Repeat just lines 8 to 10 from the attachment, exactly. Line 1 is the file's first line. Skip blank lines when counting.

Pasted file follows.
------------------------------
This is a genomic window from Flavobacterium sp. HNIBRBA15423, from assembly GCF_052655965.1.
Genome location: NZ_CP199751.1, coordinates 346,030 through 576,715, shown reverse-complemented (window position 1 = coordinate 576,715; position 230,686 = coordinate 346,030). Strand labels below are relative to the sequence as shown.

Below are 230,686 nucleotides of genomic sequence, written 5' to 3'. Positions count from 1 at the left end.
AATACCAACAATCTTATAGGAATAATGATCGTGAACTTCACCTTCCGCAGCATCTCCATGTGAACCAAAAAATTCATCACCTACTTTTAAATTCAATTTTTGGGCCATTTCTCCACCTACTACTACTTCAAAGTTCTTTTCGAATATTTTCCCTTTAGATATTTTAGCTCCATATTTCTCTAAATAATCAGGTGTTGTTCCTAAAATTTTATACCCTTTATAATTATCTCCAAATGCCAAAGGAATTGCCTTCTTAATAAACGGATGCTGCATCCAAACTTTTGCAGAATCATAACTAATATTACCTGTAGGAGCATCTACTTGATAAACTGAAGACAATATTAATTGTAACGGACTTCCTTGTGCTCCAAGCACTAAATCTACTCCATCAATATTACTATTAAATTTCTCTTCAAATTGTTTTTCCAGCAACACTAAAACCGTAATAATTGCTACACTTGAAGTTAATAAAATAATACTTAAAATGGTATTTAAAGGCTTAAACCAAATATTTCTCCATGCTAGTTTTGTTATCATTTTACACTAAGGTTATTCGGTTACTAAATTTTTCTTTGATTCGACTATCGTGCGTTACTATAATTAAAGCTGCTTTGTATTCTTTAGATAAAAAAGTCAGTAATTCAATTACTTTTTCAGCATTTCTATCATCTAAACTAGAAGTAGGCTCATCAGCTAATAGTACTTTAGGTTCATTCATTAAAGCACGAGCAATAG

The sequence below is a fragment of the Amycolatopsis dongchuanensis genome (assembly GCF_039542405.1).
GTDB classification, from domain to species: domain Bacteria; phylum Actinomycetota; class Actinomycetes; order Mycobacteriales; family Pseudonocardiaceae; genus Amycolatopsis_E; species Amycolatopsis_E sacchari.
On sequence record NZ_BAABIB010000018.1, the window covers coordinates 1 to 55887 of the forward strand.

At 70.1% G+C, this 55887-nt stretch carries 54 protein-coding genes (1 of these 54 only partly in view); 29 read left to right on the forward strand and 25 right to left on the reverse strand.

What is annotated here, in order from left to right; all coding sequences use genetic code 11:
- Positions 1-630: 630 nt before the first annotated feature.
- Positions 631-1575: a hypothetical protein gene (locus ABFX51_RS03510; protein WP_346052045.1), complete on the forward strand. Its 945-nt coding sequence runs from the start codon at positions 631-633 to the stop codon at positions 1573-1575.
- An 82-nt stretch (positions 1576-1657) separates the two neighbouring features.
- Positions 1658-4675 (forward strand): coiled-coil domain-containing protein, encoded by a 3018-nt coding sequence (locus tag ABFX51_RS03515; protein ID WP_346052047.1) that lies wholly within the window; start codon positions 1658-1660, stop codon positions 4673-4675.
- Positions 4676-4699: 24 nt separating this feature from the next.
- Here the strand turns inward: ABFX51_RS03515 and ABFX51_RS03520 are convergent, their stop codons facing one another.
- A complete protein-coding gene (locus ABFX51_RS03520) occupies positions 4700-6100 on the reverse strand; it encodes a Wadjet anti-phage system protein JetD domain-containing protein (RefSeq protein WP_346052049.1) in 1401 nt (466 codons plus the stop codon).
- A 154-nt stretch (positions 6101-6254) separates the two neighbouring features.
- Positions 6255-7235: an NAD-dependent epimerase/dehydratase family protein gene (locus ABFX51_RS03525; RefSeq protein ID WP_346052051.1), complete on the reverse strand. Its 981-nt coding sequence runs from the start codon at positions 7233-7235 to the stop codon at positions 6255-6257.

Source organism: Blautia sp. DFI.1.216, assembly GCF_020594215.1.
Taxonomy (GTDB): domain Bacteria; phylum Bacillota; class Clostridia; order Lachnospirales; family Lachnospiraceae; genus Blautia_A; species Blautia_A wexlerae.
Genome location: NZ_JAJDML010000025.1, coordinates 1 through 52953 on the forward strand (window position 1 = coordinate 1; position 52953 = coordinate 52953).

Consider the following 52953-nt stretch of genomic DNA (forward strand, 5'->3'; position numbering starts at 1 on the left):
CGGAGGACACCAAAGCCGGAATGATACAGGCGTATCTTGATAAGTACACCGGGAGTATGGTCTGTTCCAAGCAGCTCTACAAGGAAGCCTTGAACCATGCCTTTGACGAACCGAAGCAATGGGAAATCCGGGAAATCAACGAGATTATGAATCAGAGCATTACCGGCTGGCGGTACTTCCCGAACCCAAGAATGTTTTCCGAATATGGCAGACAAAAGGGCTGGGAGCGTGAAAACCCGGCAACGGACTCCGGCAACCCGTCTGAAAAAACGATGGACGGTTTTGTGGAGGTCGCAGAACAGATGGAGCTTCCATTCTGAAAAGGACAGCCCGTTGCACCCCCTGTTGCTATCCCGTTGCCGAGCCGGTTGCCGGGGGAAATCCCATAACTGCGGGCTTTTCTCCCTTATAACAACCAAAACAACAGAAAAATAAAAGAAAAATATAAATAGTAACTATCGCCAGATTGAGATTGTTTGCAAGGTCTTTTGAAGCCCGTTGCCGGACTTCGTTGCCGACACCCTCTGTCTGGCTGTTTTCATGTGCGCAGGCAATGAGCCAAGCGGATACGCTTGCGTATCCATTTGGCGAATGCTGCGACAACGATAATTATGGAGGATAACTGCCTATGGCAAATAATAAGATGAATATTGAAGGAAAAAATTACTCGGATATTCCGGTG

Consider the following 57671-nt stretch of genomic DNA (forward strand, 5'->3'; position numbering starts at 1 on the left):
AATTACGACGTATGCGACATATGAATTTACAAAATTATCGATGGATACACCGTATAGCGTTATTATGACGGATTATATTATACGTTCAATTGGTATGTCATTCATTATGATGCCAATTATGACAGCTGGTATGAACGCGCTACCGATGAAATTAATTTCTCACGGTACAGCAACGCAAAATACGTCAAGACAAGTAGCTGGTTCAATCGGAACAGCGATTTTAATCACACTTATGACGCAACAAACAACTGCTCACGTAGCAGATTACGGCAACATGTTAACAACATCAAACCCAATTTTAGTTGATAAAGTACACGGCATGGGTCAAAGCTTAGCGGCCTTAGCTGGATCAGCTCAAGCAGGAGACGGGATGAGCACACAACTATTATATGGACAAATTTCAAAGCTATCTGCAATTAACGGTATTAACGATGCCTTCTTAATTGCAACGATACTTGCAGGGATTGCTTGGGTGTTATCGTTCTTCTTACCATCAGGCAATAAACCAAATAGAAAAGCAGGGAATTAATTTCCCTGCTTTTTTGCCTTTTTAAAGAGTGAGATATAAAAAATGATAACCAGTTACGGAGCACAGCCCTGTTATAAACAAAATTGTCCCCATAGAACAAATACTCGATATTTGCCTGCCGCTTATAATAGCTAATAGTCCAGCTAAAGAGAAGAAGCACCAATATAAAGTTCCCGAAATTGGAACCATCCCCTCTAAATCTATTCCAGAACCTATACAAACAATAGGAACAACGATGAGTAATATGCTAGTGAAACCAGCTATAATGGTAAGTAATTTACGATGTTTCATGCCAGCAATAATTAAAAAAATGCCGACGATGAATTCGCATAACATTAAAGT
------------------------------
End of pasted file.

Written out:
At 70.1% G+C, this 55887-nt stretch carries 54 protein-coding genes (1 of these 54 only partly in view); 29 read left to right on the forward strand and 25 right to left on the reverse strand.

What is annotated here, in order from left to right; all coding sequences use genetic code 11:
- Positions 1-630: 630 nt before the first annotated feature.